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   ARTICLE   |   From Scotsman Guide Residential Edition   |   May 2008

Surfing the Sea Change

Remember Web 2.0? The same lessons apply to the evolving mortgage industry

Following the dot-com bust, the term Web 2.0 was coined to indicate a second generation of Web-based communities and hosted services -- e.g., social-networking sites, wikis, etc. -- that aimed to spur creativity, collaboration and sharing between users.

It wasn’t that the Internet changed. Rather, the way people used it changed.

Similarly, with the housing industry in a slump and lending regulations growing tighter, the mortgage industry must now change how it does business. Looking at the challenges in front of us, it’s clear that the rules have changed.

Like with Web 2.0, to adjust to this new mortgage climate, our industry’s transformation must include collaboration and integration. We also should consider bundling our services to help the different areas of our industry work together more openly and seamlessly. And now more than ever, ours is a service industry. To differentiate ourselves, we must deliver unmatched service.

So how can we do this? Here are some suggestions for transforming our industry and keeping our businesses alive.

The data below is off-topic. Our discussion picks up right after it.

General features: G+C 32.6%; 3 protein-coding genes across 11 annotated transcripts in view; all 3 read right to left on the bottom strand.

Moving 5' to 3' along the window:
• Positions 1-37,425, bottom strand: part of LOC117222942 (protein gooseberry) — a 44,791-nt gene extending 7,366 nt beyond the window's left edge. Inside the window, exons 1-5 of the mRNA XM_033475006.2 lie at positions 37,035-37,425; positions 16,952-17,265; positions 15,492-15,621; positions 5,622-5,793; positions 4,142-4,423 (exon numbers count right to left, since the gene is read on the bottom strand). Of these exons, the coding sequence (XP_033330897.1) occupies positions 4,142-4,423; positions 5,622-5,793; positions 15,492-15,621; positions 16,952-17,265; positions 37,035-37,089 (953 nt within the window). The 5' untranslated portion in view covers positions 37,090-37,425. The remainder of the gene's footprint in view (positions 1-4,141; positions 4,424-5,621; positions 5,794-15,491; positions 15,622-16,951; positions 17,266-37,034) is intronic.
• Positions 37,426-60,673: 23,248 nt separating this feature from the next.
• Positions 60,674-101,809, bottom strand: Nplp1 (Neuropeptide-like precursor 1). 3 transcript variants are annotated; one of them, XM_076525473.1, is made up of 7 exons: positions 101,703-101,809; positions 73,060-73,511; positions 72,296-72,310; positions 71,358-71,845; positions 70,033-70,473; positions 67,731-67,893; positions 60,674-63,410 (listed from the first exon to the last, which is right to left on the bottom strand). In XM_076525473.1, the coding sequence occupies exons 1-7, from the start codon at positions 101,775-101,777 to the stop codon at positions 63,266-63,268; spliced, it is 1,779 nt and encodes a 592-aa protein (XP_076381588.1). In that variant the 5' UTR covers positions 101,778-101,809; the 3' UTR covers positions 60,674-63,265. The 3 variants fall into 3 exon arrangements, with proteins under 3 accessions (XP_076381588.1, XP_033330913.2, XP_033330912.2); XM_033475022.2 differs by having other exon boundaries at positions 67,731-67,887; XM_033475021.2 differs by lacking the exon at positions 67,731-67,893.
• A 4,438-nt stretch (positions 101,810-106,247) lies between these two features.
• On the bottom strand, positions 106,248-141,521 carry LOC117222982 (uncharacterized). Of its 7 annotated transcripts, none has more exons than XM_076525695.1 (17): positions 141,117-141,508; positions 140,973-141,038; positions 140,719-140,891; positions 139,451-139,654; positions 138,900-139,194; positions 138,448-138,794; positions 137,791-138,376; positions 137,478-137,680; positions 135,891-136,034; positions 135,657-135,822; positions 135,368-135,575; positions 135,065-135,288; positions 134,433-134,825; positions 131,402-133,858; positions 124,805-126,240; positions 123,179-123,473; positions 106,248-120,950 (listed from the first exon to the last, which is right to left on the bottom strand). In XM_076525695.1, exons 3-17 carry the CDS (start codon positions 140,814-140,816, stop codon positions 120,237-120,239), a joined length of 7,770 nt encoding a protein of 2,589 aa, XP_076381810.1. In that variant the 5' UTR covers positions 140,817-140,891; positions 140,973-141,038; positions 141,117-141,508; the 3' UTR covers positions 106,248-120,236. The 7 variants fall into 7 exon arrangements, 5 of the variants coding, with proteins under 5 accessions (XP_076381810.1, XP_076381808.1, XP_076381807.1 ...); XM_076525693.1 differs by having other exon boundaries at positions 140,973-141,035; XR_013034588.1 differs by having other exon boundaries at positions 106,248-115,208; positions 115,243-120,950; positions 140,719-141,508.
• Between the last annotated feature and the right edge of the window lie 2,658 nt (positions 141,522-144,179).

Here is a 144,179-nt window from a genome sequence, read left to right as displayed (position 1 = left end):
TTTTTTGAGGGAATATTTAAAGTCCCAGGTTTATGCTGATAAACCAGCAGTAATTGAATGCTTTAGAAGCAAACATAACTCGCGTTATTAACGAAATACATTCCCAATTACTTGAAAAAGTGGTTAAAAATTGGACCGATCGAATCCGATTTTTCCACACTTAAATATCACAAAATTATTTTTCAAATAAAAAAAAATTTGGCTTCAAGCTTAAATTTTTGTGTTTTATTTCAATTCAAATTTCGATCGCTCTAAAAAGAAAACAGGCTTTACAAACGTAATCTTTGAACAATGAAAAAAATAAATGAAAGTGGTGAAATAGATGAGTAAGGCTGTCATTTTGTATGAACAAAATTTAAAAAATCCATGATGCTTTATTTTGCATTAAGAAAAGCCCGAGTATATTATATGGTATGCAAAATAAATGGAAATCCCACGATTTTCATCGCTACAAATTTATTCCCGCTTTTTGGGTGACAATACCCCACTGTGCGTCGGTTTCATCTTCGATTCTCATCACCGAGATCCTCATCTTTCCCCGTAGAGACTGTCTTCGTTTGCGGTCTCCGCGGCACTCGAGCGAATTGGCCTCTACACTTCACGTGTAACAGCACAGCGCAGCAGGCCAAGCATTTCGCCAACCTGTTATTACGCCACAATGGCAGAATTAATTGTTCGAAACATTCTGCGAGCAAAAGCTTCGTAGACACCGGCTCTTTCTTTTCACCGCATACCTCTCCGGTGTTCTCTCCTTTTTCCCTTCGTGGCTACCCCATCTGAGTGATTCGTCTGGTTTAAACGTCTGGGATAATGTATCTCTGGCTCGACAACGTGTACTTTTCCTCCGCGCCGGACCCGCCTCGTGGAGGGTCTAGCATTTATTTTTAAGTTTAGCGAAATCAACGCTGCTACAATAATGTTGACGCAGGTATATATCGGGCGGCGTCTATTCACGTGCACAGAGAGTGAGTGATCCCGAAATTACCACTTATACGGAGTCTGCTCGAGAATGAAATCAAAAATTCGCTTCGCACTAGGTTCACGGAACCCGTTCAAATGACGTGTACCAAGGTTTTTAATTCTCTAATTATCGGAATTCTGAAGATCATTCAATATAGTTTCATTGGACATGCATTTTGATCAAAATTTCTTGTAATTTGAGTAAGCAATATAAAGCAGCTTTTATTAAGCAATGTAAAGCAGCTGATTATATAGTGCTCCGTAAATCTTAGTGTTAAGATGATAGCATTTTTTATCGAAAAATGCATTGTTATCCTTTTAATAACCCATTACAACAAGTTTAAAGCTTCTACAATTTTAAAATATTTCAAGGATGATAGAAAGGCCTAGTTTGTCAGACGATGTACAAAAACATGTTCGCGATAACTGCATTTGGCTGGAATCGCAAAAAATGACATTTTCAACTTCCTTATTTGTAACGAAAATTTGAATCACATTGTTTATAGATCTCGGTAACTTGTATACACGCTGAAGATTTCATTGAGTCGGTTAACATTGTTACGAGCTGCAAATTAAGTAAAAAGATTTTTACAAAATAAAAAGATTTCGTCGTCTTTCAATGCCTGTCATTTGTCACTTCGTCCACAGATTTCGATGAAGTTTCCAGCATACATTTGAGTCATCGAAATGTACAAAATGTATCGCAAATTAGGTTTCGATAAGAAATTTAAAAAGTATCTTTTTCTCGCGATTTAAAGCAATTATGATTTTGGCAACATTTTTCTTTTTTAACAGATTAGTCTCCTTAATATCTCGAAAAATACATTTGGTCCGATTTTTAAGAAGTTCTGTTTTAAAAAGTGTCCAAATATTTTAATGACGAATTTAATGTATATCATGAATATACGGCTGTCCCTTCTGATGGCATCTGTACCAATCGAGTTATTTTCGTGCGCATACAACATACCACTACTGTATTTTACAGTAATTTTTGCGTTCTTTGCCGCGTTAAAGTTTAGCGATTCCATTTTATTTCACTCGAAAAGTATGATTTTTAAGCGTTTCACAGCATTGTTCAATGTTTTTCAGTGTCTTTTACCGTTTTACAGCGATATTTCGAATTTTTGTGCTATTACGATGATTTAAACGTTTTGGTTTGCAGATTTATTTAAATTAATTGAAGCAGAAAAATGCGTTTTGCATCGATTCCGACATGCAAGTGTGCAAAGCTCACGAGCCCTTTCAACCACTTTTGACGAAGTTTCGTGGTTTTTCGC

Bundle up

Most mortgage professionals use many technology applications and loan processes for each potential client. From marketing and lead management to loan-origination-system integration and required disclosures, we’ve become so obsessed with process that even our processes have processes. It’s a miracle we get anything done.

But if consumers can get their Internet, home phone, satellite television and cell phone through one provider on one bill, why can’t they also bundle their mortgage processes? Why can’t we offer one flat fee that pays for all the necessary and nice-to-have features of our technology-rich mortgage industry?

We can. There are bundled services available that bridge our industry’s tools at the point of sale and let us compete in today’s tight market without breaking the bank.

Simplify, simplify, simplify

Our world has become overrun by things that supposedly make our lives easier, better and more enhanced. People have cell phones, personal digital assistants and digital music players. They have nine remote controls and five TVs. Cars talk and tell drivers when they’re out of gas, low on oil or lost. And when a new piece of technology comes on the scene, we search frantically for adapters and other gizmos to help us keep our balance between today and tomorrow.

It’s time to simplify. There is no reason that we can’t bridge all aspects of our work with a single tool that offers many solutions. Instead of looking for a quick fix, we should think about how we can build an adaptive technology into our processes so that when the “next big thing” comes around, we can handle it.

Through a single portal, we can manage our Web sites and communicate with Realtors, title agents, escrow agents and our clients, as well as sort and prioritize our leads. Simplifying also can help us finesse our clients’ credit, deliver online loan applications and close deals with one tool.